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Strikeforce: Morituri Volume 1
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Strikeforce: Morituri Volume 1

3.91 of 5 stars 3.91  ·  rating details  ·  33 ratings  ·  7 reviews
A savage alien race called the Horde has invaded Earth, enslaving its people and plundering its resources. Scientists have devised a method of fighting back - the Morituri Process - which grants enhanced abilities to a select few compatable humans. But the transformation is fatal within a year. Now, a handful of brave voulenteers make up Strikeforce: Morituri - an elite, e ...more
Paperback, 328 pages
Published February 8th 2012 by Marvel (first published January 25th 2012)
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One of the best stories you will ever read in comics, and after decades, available in trade format.

I wish that Peter Gillis had done more work in comics. The character in S:M have depth to them. You care about them very quickly; given the premise of the story, this fact makes the outcome that much more difficult on you. Anderson's art (later the centerpiece of Kurt Busiek's Astro City series) is also character-centric and by that I mean he takes care to make everyone look unique. It's also worth
P Fosten
I didn't read this when it was coming out in the mid 80s. I read the first two issues when they were reprinted in the UK Spiderman magazine. Over the years I managed to pick up a random issue (from what will be volumes 2 & 3) but this was the first time I'd read that early set up. Oh my god, it's a brutal book. The central concept is that a process is developed to give people superpowers to fight off an alien invasion. The drawback is that the process will kill them in less than a year. And ...more
Hal Halbert
Having recently reread the first two volumes of ASTRO CITY, artist Brent E. Anderson's masterwork, I was intrigued by this series, one I had heard about but not read because it came out years before I started reading comics in college. Given that it's a mid-80's Marvel comic, I was expecting dense text and some stereotyped characters--and they are there--but the overall premise overcame those flaws: the Earth, losing a cosmic invasion by the dreaded Horde, turns to the Morituri process to create ...more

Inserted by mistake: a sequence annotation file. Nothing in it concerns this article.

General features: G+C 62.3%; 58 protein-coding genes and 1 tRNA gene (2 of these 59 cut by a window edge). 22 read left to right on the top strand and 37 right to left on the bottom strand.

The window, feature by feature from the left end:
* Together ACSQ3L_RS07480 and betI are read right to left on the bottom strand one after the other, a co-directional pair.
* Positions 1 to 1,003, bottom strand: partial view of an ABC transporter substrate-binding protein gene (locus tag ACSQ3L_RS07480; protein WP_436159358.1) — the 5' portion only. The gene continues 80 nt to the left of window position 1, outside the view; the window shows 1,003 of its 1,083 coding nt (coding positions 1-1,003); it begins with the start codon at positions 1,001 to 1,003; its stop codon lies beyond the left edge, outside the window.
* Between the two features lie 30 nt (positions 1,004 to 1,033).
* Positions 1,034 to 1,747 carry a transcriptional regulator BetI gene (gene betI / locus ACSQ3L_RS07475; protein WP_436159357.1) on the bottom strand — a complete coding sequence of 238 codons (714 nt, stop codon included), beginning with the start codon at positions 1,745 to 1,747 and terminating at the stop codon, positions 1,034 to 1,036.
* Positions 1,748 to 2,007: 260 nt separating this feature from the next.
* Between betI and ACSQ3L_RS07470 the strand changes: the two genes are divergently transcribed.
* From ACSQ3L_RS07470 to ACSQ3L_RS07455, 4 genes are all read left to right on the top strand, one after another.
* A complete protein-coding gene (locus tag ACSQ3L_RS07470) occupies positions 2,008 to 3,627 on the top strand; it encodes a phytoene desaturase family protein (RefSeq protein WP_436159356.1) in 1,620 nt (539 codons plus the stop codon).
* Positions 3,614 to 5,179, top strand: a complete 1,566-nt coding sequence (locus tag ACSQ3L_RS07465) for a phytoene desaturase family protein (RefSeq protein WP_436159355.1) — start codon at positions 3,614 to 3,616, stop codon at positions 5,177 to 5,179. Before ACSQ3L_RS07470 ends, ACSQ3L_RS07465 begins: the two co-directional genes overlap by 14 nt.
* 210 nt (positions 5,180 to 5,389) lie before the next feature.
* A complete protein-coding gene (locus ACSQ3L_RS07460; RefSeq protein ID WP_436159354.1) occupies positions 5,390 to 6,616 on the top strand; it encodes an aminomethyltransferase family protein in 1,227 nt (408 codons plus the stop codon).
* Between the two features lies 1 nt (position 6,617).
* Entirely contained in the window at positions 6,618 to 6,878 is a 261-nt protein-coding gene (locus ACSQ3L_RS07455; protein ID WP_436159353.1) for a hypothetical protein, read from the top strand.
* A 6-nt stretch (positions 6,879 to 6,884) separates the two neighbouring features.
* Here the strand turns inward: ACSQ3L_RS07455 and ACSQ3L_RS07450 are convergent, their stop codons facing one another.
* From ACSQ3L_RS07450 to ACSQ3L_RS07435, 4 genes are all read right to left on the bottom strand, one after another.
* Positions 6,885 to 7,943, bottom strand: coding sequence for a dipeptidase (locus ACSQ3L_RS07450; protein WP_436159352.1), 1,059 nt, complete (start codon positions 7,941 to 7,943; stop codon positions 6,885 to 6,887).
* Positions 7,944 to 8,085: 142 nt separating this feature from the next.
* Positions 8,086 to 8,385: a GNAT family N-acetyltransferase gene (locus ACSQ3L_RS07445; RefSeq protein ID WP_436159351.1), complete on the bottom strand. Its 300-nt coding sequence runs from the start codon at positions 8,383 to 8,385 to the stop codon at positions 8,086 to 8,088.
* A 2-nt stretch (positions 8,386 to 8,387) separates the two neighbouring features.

Randy Lander
I wasn't sure how this would hold up, since my positive memories of it are about 25 years old, but I was pretty happy with Strikeforce Morituri. The frequent deaths of the characters, sometimes random but never without consequence for the story, remind me of some of the best elements of Ostrander's Suicide Squad, and the nastiness of the Horde and desperation of humanity comes through to make this a darker, more mature book than a lot of '80s superhero stuff. (And I say that as a *huge* fan of ' ...more
I loved this series back in the 80's, and was excited to hear that it was being reprinted. For a series that is 25 years old it holds up very well. Brent Anderson is one of my favorite artists and his work here is fantastic. I didn't like Peter Gillis' writing on Micronauts, but I loved his writing on this book. (Maybe I'll have to take another look at his Micronauts.)
This is volume 1 of 3 and all 3 volumes look very nice. Here's a tip about Marvel's collected editions. If you see Jeph York's n
David Brzezinski
I don't have this one in my collection yet, but I do have the entire run of the series. The series title originates from what gladiators were supposed to say before battle ("We who are about to die salute you"), and is truly fitting since every one of the characters in this series has signed their own death warrant to become a superhuman to defend the Earth from alien invaders.
Interesting idea of the government fighting an alien invasion by creating super heroes and the process that gives you the powers eventually killing you, but it never really clicks.
Too many plots, too little in the way of strong characterization and a general feeling of 'I should like this more than I do'.

Håvard Holten
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Peter B. Gillis is an American comic book writer best known for his work at Marvel Comics and First Comics in the mid-1980s, including the series Strikeforce: Morituri and the digitally drawn comic series Shatter.

Gillis' first work in the comics industry was as a freelance writer for Marvel Comics, where he worked on such titles as Captain America, Marvel Two-In-One, and Super-Villain Team-Up from
More about Peter Gillis...
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